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I started my Law Degree with excitement and anticipation. I was full of ambition and hope. My family were proud and also excited that their little girl was firstly going to university (the first in my family) and secondly to study Law!
Being a bit of a home bird I chose a university close to my home. I got very good grades in my A-Levels as I worked my pants off! and so could have choosen a number of universities to attend. The university I chose was one that was friendly and small enough that I wouldn't get lost. The lecturers and professors were fantastic. They would always be there to help, giving out their personal e-mail addresses and mobile phone numbers. For all those students who wanted the extra help, time and support it was there by the bucket load. These people really cared about their jobs and their students.
After passing my first year with good grades, I was on track for a good degree. However in that first year I had learnt that the law was not always what I believed to be morally right. Often it seemed that what was right and what was the law were poles apart.
The cost of the law degree was also spiralling. Fees, travel and books all mount up. My family helped as much as they could, I even took on a part time job to help fund this but the debt kept increasing. The part time job took it's toll on the time I could use for study and so my assignments started to become of lower quality. I couldn't get anymore funding as the loans were means tested and although my parents income seemed high they had prior commitments that just couldn't see them offer me any more money.
At the end of my second year, my grades I felt were disappointing. My first year had been so full of hope and promise compared to the grades of my second year. When my parents finally announced that they were separating it became all too much and I decided to put my degree on hold for a year. I spoke to the university and they were most helpful, they helped me arrange for my study to recommence the following year on a part time basis as a mature student.
The following year came and I started back, part time. The course was ran for two evenings a week, however no student loans/funding were available for this choice as you are expected to be working also. I was working full time as well as try to complete my last year of the law degree. Sadly it was all too much for me. I spoke to the university who were sad to hear that I was unable to continue and instead awarded me with a law diploma as the modules I had passed were all of high enough standard to achieve this.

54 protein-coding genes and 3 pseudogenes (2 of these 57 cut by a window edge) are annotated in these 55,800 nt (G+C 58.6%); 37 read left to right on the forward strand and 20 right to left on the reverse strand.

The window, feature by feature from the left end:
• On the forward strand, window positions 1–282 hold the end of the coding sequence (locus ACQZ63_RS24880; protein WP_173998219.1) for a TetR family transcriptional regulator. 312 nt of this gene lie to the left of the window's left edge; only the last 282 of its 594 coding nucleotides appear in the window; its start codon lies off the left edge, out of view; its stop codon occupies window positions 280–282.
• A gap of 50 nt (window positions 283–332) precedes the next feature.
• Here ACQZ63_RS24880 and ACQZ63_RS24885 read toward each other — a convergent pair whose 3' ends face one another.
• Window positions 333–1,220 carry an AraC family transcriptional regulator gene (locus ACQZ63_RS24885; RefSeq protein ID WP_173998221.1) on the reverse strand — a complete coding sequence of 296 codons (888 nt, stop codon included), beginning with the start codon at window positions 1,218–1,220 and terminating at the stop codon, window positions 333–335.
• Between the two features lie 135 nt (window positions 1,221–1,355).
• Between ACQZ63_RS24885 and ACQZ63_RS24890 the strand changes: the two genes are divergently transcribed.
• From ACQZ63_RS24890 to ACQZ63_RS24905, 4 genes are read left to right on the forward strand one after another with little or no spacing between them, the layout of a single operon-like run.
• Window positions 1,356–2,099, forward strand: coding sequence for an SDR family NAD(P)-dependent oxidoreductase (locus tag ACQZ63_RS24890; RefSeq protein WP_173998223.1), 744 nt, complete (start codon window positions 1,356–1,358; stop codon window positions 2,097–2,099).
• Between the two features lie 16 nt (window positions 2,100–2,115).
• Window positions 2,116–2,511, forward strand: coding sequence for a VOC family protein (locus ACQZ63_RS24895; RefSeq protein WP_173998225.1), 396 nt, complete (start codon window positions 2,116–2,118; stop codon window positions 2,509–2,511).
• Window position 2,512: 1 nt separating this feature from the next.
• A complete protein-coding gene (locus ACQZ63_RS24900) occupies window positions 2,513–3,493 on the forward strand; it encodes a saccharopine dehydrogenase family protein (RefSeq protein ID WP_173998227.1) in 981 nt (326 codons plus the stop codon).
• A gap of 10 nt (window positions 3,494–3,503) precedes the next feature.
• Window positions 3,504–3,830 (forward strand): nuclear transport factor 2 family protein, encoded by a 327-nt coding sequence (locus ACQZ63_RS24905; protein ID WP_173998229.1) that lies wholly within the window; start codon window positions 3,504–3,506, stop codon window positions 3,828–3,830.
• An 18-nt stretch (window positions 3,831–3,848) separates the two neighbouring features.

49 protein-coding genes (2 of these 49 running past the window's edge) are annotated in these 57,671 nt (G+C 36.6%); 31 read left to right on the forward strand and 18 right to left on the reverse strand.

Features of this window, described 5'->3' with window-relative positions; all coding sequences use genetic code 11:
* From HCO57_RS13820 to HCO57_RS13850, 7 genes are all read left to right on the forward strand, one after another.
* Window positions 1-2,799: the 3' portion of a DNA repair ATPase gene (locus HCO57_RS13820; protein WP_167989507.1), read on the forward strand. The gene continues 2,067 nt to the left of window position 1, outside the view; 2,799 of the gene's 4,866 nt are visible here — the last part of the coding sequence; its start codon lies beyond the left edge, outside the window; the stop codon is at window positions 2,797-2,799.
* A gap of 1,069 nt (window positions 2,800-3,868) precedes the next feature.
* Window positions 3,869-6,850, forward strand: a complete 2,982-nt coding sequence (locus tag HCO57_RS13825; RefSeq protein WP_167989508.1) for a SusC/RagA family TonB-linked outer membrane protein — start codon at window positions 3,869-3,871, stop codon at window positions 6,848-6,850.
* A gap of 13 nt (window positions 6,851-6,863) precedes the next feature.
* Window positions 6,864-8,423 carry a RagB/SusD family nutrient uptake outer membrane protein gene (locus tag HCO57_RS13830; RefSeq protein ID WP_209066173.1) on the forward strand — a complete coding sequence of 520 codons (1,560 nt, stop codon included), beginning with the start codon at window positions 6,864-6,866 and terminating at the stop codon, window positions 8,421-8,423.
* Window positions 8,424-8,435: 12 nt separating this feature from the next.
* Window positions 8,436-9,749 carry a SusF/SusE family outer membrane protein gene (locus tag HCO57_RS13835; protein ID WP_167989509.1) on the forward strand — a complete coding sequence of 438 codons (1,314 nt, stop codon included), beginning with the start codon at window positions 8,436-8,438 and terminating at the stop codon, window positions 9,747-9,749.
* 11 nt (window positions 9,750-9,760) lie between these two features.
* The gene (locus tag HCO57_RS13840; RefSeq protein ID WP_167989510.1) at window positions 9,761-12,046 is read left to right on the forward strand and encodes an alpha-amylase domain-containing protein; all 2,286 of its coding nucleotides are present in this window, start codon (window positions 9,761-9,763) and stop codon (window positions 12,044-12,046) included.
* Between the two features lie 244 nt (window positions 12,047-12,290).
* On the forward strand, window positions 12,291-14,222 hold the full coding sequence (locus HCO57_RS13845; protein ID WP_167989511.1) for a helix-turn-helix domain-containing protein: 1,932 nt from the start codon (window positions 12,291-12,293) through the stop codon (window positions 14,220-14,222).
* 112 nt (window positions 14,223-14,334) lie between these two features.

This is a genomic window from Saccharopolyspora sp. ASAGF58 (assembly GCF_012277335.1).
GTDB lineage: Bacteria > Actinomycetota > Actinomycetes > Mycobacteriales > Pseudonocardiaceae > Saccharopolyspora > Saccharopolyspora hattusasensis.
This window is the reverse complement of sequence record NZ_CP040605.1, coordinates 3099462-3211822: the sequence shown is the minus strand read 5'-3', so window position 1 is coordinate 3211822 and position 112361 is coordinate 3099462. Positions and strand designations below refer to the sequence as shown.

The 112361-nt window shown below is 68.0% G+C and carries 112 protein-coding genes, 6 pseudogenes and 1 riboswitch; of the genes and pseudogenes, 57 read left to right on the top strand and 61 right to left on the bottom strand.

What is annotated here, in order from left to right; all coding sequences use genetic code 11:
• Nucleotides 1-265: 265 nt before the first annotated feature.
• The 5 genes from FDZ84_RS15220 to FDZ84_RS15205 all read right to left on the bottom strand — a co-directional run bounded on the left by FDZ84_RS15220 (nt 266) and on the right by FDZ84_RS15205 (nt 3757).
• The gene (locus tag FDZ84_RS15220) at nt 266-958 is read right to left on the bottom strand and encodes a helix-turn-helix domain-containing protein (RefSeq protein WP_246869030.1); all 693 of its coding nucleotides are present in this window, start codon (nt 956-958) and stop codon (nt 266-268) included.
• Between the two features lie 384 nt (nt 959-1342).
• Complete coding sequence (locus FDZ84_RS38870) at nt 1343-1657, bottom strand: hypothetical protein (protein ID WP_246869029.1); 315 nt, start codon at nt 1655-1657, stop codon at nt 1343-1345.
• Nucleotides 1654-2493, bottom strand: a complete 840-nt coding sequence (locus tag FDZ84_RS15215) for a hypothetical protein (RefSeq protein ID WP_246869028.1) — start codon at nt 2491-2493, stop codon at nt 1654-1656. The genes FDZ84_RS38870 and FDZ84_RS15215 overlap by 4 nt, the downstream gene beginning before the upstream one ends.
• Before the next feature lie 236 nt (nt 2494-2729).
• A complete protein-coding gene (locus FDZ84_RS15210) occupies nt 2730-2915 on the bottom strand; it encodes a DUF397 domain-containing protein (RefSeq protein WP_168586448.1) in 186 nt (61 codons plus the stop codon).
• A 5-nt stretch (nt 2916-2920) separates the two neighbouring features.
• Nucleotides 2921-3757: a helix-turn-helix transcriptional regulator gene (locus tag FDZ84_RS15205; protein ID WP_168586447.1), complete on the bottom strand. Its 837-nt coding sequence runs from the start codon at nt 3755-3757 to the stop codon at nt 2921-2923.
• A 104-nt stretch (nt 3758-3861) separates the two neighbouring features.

I would advise anyone who wishes to study Law to try and see beyond the glamour of it all. It is still very much a male lead profession and is tough for a woman to break into. It is very very expensive, you have the cost of your books each year, which have to be new as the law changes so quickly, (therefore they are difficult to resell on, although the university advises to do that) your fees, your living costs and of course you have to have some sort of a social life too. Living at home during my study meant I didn't go out as much as some and I didn't have rent to pay for but still it was expensive.
There is also the time factor. You have to spend as much time as you do in your lectures in the library, if not more. A law degree isn't something to take light hearted, some weeks I would put in 60 hours plus. I got the results but ultimately it was all too much for me.
Speaking from experience there are two pieces of advice I would give to any perspective law student out there. The first is something that was said to me during my second year of law school by a fairly influential senior council in Ireland during my second year of law school and he was totally right. Remember that from the day you graduate until the day you retire from the profession that your single goal is to get as much money as you possibly can for your client. If you lose sight of that for even one second you are lost. Of course I didn't believe him at the time but time has proved him right. There are certain exceptions to the rule obviously, such as criminal law and certain aspects of family law (child protection for example) but the rest of it is all about the money.